SIGMA believes in ongoing learning and development. One of the most efficient ways to do this is to learn from the successes and failures of others. These cases highlight some of industry’s most powerful lessons in organizational management, drawn from the example of those who went before us.
COCA-COLA: SUCCESSION PLANNING AND THE PETER PRINCIPLE
A business case for succession planning and how one of the world’s largest brands missed the mark.
Download SIGMA’s case on Coca-Cola’s CEO succession planning process to learn:
- How key concepts in management psychology apply to Succession Planning
- The value of communication between the board and the company
- The importance of having a Plan B
- The importance of having a proper Plan A
Sneak Peek: What’s Inside?
In 2000, Harvard Business Review (HBR) highlighted a growing trend in CEO turnover. Studies were showing that a third of Fortune 100 companies had replaced their CEOs in the last five years, and CEOs appointed after 1985 were three times more likely to be fired than those appointed beforehand.[i]
While some CEO turnover is organic and inevitable, most can be attributed to faulty succession planning. When companies don’t take time to intentionally groom successors, they end up promoting the wrong candidate or failing to equip the right one. This is why Ronald LeMay lasted less than four months as CEO of Waste Management Corporation, and Robert Nakasone resigned after 18 months at Toys R Us. And they weren’t the only ones.
Despite its status as a global brand and giant in the consumer-packaged-goods industry, The Coca-Cola Company (Coca-Cola) is no stranger to issues with their succession planning.
On December 6th, 1999, Doug Ivester retired at age 52, resigning after only two years as CEO of Coca-Cola. During his short time in office, Coca-Cola’s return on shareholder equity dropped from 56% to 35%, and overall earnings declined for two years on-end. The company’s market value remained unchanged; little consolation given that it grew 34-fold during Roberto Goizueta’s 16-year tenure as their previous CEO.[ii]
Ivester began his career at Coca-Cola as an extremely successful CFO. However, despite being mentored by the previous CEO for over 10 years, Ivester failed to adopt his predecessor’s most valuable leadership skills. Why was Goizueta’s protégé and right-hand man unable to follow in his footsteps? To answer that question we’ve taken a look at McDonald’s succession planning process and applied current concepts from management psychology.[iii]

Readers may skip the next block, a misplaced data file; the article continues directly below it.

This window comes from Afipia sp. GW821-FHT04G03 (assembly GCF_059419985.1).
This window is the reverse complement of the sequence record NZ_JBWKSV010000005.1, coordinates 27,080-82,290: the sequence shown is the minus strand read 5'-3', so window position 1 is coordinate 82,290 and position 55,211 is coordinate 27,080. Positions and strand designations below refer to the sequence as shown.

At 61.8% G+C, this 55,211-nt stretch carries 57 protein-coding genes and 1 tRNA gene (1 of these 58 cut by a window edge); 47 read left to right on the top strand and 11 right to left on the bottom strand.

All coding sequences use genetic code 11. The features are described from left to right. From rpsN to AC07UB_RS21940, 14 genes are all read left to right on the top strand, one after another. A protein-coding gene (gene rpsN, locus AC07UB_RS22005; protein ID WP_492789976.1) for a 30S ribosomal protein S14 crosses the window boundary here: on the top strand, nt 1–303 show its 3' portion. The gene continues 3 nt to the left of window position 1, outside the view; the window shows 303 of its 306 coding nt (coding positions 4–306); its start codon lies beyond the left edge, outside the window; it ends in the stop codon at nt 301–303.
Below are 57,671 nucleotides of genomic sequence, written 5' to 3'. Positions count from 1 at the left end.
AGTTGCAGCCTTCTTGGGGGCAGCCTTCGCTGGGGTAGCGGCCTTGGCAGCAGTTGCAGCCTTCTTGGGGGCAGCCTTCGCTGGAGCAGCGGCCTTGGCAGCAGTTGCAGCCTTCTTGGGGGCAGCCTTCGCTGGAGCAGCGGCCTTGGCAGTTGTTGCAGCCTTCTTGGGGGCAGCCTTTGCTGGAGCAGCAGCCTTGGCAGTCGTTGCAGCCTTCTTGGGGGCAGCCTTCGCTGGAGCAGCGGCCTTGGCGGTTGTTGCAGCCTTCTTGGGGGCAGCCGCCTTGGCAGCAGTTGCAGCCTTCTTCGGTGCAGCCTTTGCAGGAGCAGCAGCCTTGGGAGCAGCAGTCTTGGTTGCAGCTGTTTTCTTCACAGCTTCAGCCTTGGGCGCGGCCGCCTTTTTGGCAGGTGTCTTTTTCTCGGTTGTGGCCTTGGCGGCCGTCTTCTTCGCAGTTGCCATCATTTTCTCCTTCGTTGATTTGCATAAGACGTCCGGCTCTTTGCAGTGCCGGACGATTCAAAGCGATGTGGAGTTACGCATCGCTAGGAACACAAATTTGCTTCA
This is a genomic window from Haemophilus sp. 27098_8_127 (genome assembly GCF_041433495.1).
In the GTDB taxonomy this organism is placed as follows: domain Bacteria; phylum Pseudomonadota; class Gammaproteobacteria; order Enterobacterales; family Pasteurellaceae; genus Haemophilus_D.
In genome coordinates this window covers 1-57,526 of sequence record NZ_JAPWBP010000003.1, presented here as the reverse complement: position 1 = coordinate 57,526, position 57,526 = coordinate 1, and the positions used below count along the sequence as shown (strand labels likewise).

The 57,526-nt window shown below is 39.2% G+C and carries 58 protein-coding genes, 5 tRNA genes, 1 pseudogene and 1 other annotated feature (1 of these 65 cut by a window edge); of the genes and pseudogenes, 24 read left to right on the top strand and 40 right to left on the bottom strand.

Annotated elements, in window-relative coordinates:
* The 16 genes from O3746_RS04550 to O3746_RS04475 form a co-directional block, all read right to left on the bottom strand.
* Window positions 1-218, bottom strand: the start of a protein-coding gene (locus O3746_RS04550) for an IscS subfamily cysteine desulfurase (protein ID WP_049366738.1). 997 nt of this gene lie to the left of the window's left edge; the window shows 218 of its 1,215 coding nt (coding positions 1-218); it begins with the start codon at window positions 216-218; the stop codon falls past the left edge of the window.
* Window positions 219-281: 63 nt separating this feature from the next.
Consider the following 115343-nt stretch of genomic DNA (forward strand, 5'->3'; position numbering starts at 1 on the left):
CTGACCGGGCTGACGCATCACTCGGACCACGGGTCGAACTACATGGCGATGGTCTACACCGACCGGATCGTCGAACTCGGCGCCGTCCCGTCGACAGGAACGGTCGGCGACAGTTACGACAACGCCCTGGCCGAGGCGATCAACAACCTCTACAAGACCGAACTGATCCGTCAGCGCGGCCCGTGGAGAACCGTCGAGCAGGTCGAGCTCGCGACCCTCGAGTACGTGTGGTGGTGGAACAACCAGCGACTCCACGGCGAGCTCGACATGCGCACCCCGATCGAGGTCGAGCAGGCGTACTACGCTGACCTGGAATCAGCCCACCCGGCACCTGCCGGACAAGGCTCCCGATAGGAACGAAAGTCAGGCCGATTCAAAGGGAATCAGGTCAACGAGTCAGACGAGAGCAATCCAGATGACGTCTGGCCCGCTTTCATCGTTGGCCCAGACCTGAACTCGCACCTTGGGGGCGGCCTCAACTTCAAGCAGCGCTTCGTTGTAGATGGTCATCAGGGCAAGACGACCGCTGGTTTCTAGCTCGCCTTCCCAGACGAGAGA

As Coca-Cola’s CEO, Ivester did not inherit an easy job at an easy time. The company was at the end of a bottler-consolidation strategy that had given Coca-Cola a steady stream of extra revenue. Not only that, the weak dollar that had previously bolstered the company’s earnings suddenly strengthened. In addition, the Asian Financial Crisis that began in 1997 was raising fears of economic meltdown and harming sales in one of Coca-Cola’s major markets.2 All this did nothing to improve Coca-Cola’s performance during Ivester’s time as CEO.
That being said, Ivester did little to guide the company through its challenges. He was insensitive to socio-political contexts and unable to address stakeholder concerns. He lost the Orangina and Cadbury Schweppes business in most of Europe because he failed to address anti-Americanism among Orangina’s executives. Not only that, in 1999 Ivester mishandled one of Coca-Cola’s greatest health scares. The world was informed that a group of Belgian schoolchildren had fallen sick after drinking a contaminated batch Coke.1 This occurred after Belgium’s previous health minister and prime minister lost their jobs because they overlooked fears about dioxin-contaminated beef.[iv] Fear over food safety was prominent, and yet Ivester ignored public relations and reported simply that his product had been tested and raised no health concern. Belgium’s Health Council later called the subsequent epidemic of Coca-Cola “poisoning” a case of “mass sociogenic illness” (the politically correct term for large-scale panic-induced sickness). Whether or not the public’s fears about Coca-Cola were valid, Ivester failed to address them.